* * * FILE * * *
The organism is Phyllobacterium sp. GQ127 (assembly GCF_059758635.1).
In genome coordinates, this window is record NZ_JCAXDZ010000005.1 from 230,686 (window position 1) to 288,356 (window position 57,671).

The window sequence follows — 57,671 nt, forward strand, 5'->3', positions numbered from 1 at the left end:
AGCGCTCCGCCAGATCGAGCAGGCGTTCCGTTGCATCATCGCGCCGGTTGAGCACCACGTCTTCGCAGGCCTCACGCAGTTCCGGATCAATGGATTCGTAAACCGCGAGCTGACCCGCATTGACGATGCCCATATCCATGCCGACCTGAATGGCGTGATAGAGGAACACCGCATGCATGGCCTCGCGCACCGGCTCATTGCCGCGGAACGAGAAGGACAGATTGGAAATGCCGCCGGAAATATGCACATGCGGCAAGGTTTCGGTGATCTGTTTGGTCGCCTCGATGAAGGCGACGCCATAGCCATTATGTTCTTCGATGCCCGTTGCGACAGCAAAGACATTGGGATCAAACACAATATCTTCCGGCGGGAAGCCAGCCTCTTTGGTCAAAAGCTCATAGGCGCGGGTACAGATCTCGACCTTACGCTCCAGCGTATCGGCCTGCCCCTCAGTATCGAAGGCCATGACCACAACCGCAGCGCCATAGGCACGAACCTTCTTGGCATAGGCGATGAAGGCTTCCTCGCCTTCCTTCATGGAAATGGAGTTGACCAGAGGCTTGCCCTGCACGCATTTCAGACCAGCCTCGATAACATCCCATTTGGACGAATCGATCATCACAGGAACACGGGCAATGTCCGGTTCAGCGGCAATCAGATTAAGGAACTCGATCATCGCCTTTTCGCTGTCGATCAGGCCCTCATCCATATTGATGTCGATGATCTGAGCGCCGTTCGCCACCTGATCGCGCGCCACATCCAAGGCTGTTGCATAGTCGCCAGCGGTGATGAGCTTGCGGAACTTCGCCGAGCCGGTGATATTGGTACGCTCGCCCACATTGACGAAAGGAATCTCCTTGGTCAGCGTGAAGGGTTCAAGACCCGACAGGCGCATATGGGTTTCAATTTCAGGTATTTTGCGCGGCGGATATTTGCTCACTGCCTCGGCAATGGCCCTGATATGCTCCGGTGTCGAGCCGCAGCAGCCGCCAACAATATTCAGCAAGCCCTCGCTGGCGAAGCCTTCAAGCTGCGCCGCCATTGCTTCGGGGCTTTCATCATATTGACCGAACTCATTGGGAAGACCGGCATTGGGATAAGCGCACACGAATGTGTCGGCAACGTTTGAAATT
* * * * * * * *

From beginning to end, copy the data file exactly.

The organism is Phyllobacterium sp. GQ127 (assembly GCF_059758635.1).
In genome coordinates, this window is record NZ_JCAXDZ010000005.1 from 230,686 (window position 1) to 288,356 (window position 57,671).

The window sequence follows — 57,671 nt, forward strand, 5'->3', positions numbered from 1 at the left end:
AGCGCTCCGCCAGATCGAGCAGGCGTTCCGTTGCATCATCGCGCCGGTTGAGCACCACGTCTTCGCAGGCCTCACGCAGTTCCGGATCAATGGATTCGTAAACCGCGAGCTGACCCGCATTGACGATGCCCATATCCATGCCGACCTGAATGGCGTGATAGAGGAACACCGCATGCATGGCCTCGCGCACCGGCTCATTGCCGCGGAACGAGAAGGACAGATTGGAAATGCCGCCGGAAATATGCACATGCGGCAAGGTTTCGGTGATCTGTTTGGTCGCCTCGATGAAGGCGACGCCATAGCCATTATGTTCTTCGATGCCCGTTGCGACAGCAAAGACATTGGGATCAAACACAATATCTTCCGGCGGGAAGCCAGCCTCTTTGGTCAAAAGCTCATAGGCGCGGGTACAGATCTCGACCTTACGCTCCAGCGTATCGGCCTGCCCCTCAGTATCGAAGGCCATGACCACAACCGCAGCGCCATAGGCACGAACCTTCTTGGCATAGGCGATGAAGGCTTCCTCGCCTTCCTTCATGGAAATGGAGTTGACCAGAGGCTTGCCCTGCACGCATTTCAGACCAGCCTCGATAACATCCCATTTGGACGAATCGATCATCACAGGAACACGGGCAATGTCCGGTTCAGCGGCAATCAGATTAAGGAACTCGATCATCGCCTTTTCGCTGTCGATCAGGCCCTCATCCATATTGATGTCGATGATCTGAGCGCCGTTCGCCACCTGATCGCGCGCCACATCCAAGGCTGTTGCATAGTCGCCAGCGGTGATGAGCTTGCGGAACTTCGCCGAGCCGGTGATATTGGTACGCTCGCCCACATTGACGAAAGGAATCTCCTTGGTCAGCGTGAAGGGTTCAAGACCCGACAGGCGCATATGGGTTTCAATTTCAGGTATTTTGCGCGGCGGATATTTGCTCACTGCCTCGGCAATGGCCCTGATATGCTCCGGTGTCGAGCCGCAGCAGCCGCCAACAATATTCAGCAAGCCCTCGCTGGCGAAGCCTTCAAGCTGCGCCGCCATTGCTTCGGGGCTTTCATCATATTGACCGAACTCATTGGGAAGACCGGCATTGGGATAAGCGCACACGAATGTGTCGGCAACGTTTGAAATT